Story Summary

Unrest in Egypt

Eyptian President Mohamed Morsy is facing a polarized country as supporters and opponents of his government clashed in the streets. The army ordered that Morsey form a coalition government by July 3 or face the prospect of a coup.

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National & World News

25 soldiers die in Egypt attack

CAIRO — Nothing — not even hundreds of deaths — has stopped Mohamed Morsy’s supporters from demanding the ousted president be reinstated. And with more protesters saying they would die for their cause, the turmoil could get even uglier this week.

The Muslim Brotherhood has called for continued protests Monday as authorities remain determined to derail their plans.

But a spate of fresh violence is compounding Egypt’s turmoil, including the deaths of 36 Muslim Brotherhood prisoners and an attack that left 25 Egyptian soldiers dead.

Attempted jailbreak


Military uses tear gas to disperse rock-throwing crowds. (Screen Grab)

At least 36 jailed members of the Muslim Brotherhood were killed Sunday in what the Interior Ministry called an attempted jailbreak.

The inmates were among a group of more than 600 who were being transferred to a prison north of Cairo, ministry spokesman Hani Abdel Latif said. The inmates had grabbed a senior officer who was checking out “a commotion” in one of the trucks, he said.

“The other officers tried to free him, and in the process, they used tear gas, resulting in 36 detainees killed,” Abdel Latif said.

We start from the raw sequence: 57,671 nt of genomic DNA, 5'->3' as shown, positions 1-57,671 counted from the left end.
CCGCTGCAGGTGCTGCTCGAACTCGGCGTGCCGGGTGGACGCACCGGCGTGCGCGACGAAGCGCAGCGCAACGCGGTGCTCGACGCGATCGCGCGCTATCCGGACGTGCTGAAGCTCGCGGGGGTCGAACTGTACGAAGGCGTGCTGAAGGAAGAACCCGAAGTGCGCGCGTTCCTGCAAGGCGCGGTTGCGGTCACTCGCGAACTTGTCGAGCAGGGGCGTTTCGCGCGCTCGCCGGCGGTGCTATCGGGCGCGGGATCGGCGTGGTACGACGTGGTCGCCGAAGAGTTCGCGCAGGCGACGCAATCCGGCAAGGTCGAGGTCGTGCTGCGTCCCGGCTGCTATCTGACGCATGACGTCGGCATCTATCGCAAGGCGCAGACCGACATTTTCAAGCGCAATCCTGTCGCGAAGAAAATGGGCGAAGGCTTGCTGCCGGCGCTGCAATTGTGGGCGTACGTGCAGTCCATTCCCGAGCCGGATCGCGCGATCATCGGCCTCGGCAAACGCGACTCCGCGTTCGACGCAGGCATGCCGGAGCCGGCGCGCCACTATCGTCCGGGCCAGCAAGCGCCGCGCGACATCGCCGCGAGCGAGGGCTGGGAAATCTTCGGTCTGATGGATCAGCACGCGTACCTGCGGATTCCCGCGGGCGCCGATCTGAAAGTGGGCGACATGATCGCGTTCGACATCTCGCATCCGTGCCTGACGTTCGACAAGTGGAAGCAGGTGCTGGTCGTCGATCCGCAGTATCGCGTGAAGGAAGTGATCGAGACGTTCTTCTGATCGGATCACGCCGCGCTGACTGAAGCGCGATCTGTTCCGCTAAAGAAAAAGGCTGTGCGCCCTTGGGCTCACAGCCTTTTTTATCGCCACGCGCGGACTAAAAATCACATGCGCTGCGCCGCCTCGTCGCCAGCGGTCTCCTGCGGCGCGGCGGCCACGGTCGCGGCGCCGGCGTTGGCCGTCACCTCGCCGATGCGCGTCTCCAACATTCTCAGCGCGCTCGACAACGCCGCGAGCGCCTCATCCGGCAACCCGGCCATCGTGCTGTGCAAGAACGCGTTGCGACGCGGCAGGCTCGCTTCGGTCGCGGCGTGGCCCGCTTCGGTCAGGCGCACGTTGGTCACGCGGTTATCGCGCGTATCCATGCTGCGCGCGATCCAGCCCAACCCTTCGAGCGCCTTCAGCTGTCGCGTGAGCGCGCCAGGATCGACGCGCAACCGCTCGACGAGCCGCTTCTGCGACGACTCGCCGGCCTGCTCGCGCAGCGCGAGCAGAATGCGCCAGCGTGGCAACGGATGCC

The captive officer was seriously injured but survived, the ministry said.

For more on this CNN story, click here.

National & World News

Clashes spread across Egypt; more reported killed

CAIRO — Clashes between security forces and supporters of the Muslim Brotherhood spread across Egypt on Friday, killing dozens of protesters as gunfire erupted and vigilantes, some brandishing whips and pipes, roamed neighborhoods and cheered soldiers moving through the streets.

Fierce violence broke out as tens of thousands of supporters of deposed Islamist President Mohamed Morsi marched toward Ramses Square in downtown Cairo. Police and men in civilian clothes fired tear gas, birdshot and live bullets as protesters rushed the dead and wounded into a makeshift hospital in a nearby mosque.

Doctors at the hospital said at least 52 protesters had been killed. Media reports said more than 15 others died in clashes that spread to Ismailia, Damietta, Fayoum and other cities. Egypt’s new military-backed government said there were nine confirmed deaths nationwide.

The bloodshed came a day after the Interior Ministry announced police would use “live ammunition in the face” of any attacks. That warning did not deter surges of protesters angry over raids by security forces on two sit-ins Wednesday that killed more than 600 Morsi supporters.